The company must also assess the riskiness of each project and component of the transformation effort. Some efforts are “no-brainers” and receive immediate approval while others may require extensive research and negotiations with external regulatory entities. Organizations should form an internal review board tasked with the responsibility of deciding within the time frame of a single meeting whether a change effort or solution is acceptable (in terms of risk) or needs further review. In this way, transformation teams can continue working with minimal interruption.
The next step is to Communicate, Communicate, Communicate. People at all levels want to be informed and feel that they are wanted and needed. The only way to do so is to provide as much information to them as possible. Moreover, it is critical to provide them access to any information (sensitive or not within reason) they need to succeed. Organization's implement the use of 'program/project rooms' to highlight the importance of the transformation and provide information about the effort, progress achieved, project plans, team
activities, accomplishments and lessons.
This is an effective way of sending a message of 'two way communication', accountability, involvement, and progress to the organization. Key members of the transformation team would be responsible for updating the communications on a periodic basis, generally related to milestones on the project plan. Companies who withhold information are condemning the transformation even before it gets started.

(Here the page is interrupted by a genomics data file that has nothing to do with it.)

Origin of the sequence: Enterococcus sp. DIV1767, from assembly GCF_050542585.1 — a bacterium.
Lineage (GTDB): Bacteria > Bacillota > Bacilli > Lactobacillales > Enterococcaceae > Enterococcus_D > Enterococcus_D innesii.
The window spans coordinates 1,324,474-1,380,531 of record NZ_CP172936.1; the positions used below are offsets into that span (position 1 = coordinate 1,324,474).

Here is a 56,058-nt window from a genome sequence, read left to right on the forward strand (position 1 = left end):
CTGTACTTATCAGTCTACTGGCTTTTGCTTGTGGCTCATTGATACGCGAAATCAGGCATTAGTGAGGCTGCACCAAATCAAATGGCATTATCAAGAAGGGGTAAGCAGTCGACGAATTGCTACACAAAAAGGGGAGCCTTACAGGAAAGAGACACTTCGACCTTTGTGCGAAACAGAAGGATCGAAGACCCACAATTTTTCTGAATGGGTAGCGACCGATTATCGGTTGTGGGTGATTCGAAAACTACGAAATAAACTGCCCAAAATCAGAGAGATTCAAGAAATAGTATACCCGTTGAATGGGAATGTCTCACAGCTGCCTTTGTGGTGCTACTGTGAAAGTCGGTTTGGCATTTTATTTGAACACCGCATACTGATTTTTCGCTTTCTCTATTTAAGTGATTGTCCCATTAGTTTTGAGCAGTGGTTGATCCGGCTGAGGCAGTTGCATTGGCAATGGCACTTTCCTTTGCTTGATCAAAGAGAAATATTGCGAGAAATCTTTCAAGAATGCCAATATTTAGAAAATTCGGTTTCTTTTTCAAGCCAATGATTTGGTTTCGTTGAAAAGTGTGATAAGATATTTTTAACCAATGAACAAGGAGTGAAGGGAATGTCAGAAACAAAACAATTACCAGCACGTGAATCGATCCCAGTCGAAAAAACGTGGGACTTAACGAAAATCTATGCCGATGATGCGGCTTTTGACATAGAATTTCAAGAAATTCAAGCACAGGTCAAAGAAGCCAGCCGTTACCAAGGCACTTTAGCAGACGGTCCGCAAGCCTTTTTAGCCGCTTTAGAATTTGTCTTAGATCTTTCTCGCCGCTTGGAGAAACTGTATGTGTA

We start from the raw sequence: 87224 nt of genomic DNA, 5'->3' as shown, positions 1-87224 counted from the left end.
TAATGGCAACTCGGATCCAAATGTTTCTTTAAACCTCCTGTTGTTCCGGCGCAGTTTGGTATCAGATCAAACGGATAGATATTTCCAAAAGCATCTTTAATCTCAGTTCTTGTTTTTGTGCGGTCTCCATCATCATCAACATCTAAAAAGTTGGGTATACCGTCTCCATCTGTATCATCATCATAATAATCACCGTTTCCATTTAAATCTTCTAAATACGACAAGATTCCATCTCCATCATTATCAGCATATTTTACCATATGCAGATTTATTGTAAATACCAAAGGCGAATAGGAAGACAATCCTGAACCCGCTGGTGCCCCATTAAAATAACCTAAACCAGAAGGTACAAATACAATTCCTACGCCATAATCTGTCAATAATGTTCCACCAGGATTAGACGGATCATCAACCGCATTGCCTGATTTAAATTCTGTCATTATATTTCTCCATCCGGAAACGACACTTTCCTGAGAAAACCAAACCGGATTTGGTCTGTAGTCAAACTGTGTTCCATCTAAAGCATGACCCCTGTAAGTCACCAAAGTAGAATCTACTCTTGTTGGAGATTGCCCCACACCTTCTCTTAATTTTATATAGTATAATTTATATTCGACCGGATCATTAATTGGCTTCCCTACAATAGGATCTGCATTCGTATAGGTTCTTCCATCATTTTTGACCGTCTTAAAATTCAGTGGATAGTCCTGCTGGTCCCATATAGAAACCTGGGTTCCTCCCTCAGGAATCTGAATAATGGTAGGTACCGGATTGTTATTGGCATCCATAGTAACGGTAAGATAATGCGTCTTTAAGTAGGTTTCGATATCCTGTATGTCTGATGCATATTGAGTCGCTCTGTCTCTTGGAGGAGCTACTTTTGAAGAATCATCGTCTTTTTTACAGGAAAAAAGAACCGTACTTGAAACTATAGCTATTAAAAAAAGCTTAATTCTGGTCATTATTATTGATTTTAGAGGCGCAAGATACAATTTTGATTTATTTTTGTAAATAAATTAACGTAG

Change Justification and Measurement
The next step is to make the case for change and formalize the benefits. This entails collecting and analyzing the data, understanding the implications of action or inaction, producing a clear statement of the transformation, and finally, attributing the benefits expected to be achieved through the change effort. Collecting data can be the first test of your success. In some cases, measurement devices or tools need to be implemented to obtain the data as it did not exist or was being captured in the wrong format.
Once the data is gathered, a period of analysis should occur looking for trends, gaps, omissions, issues, and even successes. From the data analysis, a statement of need should begin to emerge. This statement may be in the form of a question. To solve the issue at hand, the appropriate tools and techniques can be selected to provide the desired outcomes. When agreement has been reached within the organization, the measures of success and the approach for the overall change effort can be developed.